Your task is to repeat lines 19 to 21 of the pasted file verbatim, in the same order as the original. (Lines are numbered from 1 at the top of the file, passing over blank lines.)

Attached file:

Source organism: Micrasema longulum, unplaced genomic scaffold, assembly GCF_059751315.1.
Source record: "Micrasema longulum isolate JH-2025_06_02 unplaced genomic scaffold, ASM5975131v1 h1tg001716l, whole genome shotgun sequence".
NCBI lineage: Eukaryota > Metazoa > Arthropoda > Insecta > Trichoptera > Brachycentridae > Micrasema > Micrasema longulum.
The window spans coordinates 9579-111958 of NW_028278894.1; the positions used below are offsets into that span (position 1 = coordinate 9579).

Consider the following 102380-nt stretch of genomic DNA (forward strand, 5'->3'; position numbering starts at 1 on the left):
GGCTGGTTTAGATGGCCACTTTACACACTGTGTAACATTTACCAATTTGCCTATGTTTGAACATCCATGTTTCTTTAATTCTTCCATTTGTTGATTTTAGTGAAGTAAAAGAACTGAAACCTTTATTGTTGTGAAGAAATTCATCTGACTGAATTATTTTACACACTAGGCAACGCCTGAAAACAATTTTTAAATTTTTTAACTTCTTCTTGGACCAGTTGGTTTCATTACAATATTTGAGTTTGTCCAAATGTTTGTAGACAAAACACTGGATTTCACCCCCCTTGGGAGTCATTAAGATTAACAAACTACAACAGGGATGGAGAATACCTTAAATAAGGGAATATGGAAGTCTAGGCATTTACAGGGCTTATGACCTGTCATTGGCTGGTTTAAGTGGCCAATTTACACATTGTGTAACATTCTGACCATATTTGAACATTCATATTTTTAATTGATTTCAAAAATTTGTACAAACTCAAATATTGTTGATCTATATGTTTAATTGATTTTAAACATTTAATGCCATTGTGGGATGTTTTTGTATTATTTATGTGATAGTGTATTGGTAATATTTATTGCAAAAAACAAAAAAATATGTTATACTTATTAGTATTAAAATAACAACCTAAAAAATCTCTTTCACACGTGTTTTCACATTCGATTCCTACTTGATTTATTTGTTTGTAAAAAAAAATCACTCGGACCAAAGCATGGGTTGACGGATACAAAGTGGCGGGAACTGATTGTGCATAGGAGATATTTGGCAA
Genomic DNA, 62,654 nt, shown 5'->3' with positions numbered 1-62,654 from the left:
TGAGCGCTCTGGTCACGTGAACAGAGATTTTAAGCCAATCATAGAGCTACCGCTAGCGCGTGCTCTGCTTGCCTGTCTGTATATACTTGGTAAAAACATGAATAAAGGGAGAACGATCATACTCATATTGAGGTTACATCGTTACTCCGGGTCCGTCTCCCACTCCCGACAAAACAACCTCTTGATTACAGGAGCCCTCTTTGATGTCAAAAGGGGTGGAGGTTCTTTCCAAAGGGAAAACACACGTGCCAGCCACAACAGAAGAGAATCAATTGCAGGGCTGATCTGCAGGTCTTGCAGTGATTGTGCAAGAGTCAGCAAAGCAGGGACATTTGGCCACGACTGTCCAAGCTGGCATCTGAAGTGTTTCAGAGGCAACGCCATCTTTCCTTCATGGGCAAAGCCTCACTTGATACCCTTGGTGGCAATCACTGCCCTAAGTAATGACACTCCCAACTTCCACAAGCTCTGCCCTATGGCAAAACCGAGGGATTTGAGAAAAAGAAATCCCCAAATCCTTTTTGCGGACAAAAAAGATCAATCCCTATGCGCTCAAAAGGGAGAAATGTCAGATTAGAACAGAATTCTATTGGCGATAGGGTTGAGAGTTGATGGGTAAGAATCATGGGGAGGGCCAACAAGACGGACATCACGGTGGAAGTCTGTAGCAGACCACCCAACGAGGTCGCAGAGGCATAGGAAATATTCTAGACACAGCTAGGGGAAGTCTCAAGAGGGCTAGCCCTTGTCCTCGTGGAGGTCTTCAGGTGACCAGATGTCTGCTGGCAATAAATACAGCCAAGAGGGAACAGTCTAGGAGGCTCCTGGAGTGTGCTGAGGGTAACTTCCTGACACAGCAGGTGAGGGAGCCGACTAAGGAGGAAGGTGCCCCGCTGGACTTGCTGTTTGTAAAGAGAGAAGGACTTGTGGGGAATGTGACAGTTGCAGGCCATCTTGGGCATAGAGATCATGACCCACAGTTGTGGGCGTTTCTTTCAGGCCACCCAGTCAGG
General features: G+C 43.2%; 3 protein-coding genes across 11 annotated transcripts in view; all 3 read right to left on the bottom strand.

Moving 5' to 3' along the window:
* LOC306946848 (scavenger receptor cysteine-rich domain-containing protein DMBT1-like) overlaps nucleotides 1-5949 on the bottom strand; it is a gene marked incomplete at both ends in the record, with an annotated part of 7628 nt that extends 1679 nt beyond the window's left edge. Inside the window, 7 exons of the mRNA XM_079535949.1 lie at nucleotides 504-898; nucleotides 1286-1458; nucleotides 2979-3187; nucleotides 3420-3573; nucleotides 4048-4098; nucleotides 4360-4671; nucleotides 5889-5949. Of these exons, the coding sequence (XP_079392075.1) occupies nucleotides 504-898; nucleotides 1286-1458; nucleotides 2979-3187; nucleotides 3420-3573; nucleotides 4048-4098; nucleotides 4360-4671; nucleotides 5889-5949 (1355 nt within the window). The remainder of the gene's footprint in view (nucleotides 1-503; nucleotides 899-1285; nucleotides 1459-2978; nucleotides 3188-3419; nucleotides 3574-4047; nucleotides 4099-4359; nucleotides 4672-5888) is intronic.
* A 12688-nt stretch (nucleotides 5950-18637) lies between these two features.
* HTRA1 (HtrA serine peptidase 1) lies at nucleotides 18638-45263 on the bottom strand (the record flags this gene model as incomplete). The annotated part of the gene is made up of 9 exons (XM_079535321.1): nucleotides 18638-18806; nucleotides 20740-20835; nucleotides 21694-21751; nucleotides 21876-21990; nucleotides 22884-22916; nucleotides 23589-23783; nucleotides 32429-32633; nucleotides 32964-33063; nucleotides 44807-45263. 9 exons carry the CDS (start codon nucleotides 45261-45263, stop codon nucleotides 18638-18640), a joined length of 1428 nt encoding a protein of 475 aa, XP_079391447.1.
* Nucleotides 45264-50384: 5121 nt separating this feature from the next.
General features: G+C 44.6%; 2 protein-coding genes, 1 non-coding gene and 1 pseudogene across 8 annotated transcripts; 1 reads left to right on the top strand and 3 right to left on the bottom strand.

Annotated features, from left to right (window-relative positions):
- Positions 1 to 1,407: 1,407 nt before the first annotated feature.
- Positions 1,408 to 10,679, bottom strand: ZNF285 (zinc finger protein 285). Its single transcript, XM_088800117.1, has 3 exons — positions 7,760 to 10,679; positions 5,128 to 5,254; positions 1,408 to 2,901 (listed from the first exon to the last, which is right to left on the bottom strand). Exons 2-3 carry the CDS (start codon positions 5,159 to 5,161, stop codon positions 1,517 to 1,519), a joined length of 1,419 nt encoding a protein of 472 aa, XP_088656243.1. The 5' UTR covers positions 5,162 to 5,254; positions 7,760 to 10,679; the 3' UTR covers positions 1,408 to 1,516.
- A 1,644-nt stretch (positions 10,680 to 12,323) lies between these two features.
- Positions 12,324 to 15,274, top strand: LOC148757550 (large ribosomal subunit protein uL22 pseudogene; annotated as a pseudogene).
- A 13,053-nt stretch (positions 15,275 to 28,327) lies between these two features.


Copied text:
- A 1,644-nt stretch (positions 10,680 to 12,323) lies between these two features.
- Positions 12,324 to 15,274, top strand: LOC148757550 (large ribosomal subunit protein uL22 pseudogene; annotated as a pseudogene).
- A 13,053-nt stretch (positions 15,275 to 28,327) lies between these two features.